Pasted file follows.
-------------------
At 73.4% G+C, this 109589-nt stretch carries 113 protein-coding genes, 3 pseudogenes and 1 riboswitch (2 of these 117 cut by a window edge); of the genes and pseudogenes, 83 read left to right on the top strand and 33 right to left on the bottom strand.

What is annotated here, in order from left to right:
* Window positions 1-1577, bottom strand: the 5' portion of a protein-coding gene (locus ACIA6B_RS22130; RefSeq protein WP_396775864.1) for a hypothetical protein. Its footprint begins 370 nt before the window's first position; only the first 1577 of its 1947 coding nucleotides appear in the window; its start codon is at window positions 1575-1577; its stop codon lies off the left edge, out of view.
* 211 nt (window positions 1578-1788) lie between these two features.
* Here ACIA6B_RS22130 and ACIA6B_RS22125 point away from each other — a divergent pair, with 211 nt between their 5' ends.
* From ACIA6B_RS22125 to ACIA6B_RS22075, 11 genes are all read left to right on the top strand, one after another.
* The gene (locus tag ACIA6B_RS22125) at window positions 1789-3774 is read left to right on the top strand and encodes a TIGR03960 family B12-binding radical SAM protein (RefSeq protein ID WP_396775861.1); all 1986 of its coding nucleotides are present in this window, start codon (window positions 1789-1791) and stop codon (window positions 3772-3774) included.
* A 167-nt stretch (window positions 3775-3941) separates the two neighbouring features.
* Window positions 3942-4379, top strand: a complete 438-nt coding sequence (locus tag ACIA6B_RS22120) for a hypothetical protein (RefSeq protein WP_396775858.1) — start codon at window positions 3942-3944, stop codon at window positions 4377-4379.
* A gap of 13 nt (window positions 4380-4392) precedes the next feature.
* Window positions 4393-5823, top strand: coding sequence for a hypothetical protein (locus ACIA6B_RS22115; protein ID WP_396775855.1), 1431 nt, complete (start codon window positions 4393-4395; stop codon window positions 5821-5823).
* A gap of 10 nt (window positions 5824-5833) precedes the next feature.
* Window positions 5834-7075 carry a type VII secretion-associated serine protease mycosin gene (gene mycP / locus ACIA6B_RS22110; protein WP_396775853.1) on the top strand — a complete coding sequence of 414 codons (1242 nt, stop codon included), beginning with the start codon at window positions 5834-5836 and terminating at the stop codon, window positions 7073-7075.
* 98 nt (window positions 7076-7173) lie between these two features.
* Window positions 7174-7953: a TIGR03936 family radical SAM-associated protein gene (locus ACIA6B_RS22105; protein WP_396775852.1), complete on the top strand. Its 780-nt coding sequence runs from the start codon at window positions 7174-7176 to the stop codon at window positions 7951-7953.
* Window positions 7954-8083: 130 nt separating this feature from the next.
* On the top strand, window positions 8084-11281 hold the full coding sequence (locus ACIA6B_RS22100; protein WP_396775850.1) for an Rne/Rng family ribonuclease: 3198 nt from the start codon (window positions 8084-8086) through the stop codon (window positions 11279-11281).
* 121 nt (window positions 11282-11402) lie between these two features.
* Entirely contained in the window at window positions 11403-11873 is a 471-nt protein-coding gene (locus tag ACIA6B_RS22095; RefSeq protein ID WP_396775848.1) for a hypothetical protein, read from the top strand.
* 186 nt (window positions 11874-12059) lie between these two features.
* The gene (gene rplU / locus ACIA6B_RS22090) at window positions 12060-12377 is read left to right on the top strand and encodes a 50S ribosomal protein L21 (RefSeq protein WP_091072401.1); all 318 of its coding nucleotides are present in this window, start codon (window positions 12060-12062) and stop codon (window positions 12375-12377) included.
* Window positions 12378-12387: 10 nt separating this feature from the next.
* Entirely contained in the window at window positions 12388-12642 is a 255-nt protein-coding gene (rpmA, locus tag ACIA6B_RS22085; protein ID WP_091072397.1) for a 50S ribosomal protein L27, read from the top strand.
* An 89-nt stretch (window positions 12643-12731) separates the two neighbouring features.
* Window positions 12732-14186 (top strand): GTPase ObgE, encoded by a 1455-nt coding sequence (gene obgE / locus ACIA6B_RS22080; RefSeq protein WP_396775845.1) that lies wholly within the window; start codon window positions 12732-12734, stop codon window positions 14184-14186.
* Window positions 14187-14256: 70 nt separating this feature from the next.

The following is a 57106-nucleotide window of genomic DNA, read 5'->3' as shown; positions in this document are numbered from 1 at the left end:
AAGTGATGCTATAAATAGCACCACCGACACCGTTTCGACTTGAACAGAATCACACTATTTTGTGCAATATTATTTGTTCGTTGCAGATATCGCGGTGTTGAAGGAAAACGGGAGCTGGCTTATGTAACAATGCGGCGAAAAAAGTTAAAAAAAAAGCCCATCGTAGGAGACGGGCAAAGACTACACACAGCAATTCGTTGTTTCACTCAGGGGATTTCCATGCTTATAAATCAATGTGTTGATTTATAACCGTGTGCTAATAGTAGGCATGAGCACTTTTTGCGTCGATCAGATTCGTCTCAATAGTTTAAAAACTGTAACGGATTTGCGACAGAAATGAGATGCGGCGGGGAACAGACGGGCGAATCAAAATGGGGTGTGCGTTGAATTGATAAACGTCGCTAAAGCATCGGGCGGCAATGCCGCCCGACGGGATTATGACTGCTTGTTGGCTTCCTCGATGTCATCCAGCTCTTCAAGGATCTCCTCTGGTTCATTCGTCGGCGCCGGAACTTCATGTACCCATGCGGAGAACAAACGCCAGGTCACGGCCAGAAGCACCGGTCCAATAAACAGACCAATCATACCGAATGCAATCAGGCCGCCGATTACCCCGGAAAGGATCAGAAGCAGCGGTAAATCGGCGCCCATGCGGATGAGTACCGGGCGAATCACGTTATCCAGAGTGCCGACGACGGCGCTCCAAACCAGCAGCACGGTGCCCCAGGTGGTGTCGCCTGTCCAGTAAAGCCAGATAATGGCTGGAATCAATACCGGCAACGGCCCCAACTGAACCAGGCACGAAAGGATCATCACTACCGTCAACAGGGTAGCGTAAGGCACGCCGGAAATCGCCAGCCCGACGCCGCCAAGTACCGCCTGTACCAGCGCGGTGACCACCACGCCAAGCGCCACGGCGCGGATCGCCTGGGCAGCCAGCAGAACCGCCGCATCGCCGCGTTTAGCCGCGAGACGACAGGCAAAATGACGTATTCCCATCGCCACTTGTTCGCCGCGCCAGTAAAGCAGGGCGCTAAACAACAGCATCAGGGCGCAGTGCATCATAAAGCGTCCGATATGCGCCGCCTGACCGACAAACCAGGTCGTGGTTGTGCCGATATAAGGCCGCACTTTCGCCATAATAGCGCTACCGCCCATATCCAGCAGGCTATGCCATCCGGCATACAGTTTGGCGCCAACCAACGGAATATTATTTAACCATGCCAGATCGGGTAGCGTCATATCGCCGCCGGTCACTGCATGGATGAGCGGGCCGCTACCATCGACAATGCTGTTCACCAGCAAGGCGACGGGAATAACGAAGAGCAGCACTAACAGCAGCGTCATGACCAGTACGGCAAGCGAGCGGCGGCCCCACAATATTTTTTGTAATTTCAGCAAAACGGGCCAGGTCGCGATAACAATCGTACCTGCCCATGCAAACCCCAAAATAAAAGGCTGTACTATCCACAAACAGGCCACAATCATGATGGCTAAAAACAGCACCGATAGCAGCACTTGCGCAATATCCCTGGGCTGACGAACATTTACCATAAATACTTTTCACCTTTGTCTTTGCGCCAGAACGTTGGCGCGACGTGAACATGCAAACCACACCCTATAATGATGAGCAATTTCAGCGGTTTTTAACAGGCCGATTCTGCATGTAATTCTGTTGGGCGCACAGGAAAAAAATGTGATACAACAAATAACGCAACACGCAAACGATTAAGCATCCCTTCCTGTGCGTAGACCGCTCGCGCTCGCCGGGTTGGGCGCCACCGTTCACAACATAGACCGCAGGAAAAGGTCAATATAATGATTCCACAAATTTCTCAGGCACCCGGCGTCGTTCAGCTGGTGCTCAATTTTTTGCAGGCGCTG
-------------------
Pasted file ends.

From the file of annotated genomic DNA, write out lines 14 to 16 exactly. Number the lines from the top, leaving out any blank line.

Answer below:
* 98 nt (window positions 7076-7173) lie between these two features.
* Window positions 7174-7953: a TIGR03936 family radical SAM-associated protein gene (locus ACIA6B_RS22105; protein WP_396775852.1), complete on the top strand. Its 780-nt coding sequence runs from the start codon at window positions 7174-7176 to the stop codon at window positions 7951-7953.
* Window positions 7954-8083: 130 nt separating this feature from the next.